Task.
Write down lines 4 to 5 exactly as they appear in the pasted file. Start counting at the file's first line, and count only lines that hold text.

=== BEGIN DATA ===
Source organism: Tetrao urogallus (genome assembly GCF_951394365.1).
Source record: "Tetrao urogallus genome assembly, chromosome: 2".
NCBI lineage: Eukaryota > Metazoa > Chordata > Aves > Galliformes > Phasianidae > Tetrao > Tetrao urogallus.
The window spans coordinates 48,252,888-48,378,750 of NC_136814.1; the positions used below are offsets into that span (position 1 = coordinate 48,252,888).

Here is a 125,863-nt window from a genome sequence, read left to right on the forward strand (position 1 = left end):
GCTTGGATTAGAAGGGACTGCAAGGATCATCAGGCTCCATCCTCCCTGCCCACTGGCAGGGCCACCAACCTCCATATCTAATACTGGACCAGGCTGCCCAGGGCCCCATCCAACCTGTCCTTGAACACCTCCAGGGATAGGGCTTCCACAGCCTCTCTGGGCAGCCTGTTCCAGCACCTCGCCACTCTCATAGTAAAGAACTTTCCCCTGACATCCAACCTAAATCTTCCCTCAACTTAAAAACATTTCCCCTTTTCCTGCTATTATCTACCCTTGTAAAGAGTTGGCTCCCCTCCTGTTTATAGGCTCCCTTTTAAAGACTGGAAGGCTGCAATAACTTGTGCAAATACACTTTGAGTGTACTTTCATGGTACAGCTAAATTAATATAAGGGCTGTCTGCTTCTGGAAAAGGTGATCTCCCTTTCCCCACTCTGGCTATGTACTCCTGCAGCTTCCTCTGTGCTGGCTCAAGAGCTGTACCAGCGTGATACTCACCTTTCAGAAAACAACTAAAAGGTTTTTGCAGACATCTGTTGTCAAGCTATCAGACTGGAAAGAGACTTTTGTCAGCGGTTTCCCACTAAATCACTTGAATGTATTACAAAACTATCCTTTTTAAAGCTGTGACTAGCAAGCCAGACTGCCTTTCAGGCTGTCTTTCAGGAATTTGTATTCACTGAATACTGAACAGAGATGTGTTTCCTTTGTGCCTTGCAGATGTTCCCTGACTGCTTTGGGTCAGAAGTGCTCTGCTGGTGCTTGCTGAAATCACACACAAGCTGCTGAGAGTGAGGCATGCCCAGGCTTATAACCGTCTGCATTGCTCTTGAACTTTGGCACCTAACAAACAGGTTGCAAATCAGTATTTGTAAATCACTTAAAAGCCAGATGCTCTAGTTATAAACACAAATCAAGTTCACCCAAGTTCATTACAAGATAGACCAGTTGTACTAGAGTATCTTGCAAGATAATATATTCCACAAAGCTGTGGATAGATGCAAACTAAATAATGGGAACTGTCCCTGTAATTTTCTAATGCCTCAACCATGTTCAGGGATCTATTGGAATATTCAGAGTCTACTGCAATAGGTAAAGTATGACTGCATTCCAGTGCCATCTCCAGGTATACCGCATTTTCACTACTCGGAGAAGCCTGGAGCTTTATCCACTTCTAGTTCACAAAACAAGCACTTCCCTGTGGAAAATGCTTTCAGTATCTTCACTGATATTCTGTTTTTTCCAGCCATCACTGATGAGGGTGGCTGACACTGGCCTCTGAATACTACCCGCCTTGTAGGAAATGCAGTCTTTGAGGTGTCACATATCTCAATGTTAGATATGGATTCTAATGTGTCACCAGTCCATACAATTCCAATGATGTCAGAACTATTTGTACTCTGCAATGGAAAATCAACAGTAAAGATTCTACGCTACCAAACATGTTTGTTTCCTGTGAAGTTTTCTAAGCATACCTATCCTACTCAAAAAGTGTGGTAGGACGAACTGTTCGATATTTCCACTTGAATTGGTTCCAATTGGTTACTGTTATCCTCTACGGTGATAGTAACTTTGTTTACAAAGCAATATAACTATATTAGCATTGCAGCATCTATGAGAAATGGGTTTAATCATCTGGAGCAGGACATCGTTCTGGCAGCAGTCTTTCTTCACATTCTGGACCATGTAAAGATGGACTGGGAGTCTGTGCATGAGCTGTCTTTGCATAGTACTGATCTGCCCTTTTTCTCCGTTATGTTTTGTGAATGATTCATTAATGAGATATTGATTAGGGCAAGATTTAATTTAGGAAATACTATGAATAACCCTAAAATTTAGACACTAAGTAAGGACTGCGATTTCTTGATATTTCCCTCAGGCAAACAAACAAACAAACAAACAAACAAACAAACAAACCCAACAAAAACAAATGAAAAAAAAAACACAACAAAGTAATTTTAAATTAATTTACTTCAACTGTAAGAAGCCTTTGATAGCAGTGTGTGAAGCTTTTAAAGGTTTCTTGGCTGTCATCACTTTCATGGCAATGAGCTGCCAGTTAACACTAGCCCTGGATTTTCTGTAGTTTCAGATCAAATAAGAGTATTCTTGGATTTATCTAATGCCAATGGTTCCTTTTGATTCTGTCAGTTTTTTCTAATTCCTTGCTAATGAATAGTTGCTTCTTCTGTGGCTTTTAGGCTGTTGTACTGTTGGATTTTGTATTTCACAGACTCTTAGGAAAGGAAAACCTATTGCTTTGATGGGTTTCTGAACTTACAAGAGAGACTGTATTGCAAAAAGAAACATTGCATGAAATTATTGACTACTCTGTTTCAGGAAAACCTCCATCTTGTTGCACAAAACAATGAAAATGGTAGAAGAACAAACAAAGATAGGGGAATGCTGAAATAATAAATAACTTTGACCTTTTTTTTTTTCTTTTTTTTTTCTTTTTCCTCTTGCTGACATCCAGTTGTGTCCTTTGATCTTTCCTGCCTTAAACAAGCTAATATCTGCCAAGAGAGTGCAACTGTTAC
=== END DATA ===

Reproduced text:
The window spans coordinates 48,252,888-48,378,750 of NC_136814.1; the positions used below are offsets into that span (position 1 = coordinate 48,252,888).

Here is a 125,863-nt window from a genome sequence, read left to right on the forward strand (position 1 = left end):